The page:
Treatment characteristics

The mean GTV and PTV volumes were 7.9 cc (90% CI, 0.4–36.1) and 25.3 cc (90% CI, 3.9–74.7) respectively. All treatments were delivered 3x/week on every other day in three or five fractions for respectively 59 and 41% of the patients to an average PTV median dose (D50) of 62.4 Gy (90% CI, 44.4–69.4). This corresponds to an average PTVBED10 of 177.6 Gy (90% CI, 83.9–229.7). The mean GTV and PTV D98% were 58.3 Gy (90% CI, 36.2–70.1) and 52.5 Gy (90% CI, 31.6–61.7) respectively. Each treatment was delivered by an average of 120 (35–230) beams during a median of 45 min (30–63 min) session. Further dosimetric parameters are presented in Table 2.

Table 2 Tumor and treatment related parameters

Treatment efficacy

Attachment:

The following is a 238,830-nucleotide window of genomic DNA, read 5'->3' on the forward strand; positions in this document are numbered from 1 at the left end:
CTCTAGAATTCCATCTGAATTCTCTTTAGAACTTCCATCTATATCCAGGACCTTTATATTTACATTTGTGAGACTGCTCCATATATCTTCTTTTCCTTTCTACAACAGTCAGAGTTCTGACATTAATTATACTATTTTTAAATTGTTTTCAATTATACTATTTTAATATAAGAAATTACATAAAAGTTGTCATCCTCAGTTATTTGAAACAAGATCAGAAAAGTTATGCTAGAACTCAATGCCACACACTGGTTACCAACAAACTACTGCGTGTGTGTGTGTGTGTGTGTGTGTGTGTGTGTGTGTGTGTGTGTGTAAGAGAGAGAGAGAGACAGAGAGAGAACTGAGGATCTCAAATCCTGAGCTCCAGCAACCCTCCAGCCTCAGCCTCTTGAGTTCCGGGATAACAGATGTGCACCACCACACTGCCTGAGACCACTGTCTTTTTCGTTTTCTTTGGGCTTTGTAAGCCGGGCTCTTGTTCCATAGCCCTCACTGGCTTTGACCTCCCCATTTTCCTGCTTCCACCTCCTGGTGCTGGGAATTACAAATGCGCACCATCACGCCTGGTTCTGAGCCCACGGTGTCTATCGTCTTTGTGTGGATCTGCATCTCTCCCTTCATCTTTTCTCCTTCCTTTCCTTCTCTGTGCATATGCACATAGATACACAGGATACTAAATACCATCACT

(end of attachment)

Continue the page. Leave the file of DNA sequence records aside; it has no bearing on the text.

After a median follow up of 22.0 months (range: 1.5–61.0), the number of patients (lesions) at risk were 83 (104), 43 (25) and 16 (17) at 1, 2 and 3-year respectively. LC rate (based on the RECIST criteria, Table 2) - following each lesion separately - was 89.3% at first, 80.0% at second and 77.8% at third year. The corresponding – per patient – lung PFS and the Di-PFS rates at 1, 2 and 3 years were 66.3, 50.0, 42.6 and 80.5, 64.4, 60.6% respectively. Associated OS rates at 1, 2 and 3 years were 92.2, 80.9 and 72.0% (Fig. 1). Associations of variables with the outcome parameters are summarized in Tables 3 and 4. In univariable analysis for LC, all clinical variables were marginally significant while gastro-intestinal (GI) as primary tumor site showed a significant superior local control versus the other primary tumor sites (p = 0.029). For lung PFS, a primary histology of adenocarcinoma (p = 0.023) and a primary tumor site other than lung (p = 0.043) were significantly superior. Regarding distant PFS, only PS (p = 0.060) was marginally significant in univariable analysis (no multivariable analysis required). For OS, significant variables were primary histology (p = 0.009) and primary tumor site with a superior OS for patients with metastases of primary GI origin (p = 0.0015). GTV volumes correlated with local control (p = 0.0021). For GTV, CTV and PTV a physical dose coverage of 60Gy to at least 95% of the volume showed significant effect on the LC. A biologically effective dose coverage (α/β = 10) of 160GyBED10 for both GTV and CTV to at least 95% of the volume was a statistically significant threshold for LC. GTV’s near maximum physical (D2) and biologically effective (D2BED10) doses of 65Gy and 165GyBED10 respectively significantly impacted LC. Variables which remained significant in multivariable analysis (Table 5) were BED prescription dose (> 120 Gy vs < 120 Gy) for superior LC (p = 0.025) and GI as primary site for superior OS (p = 0.05).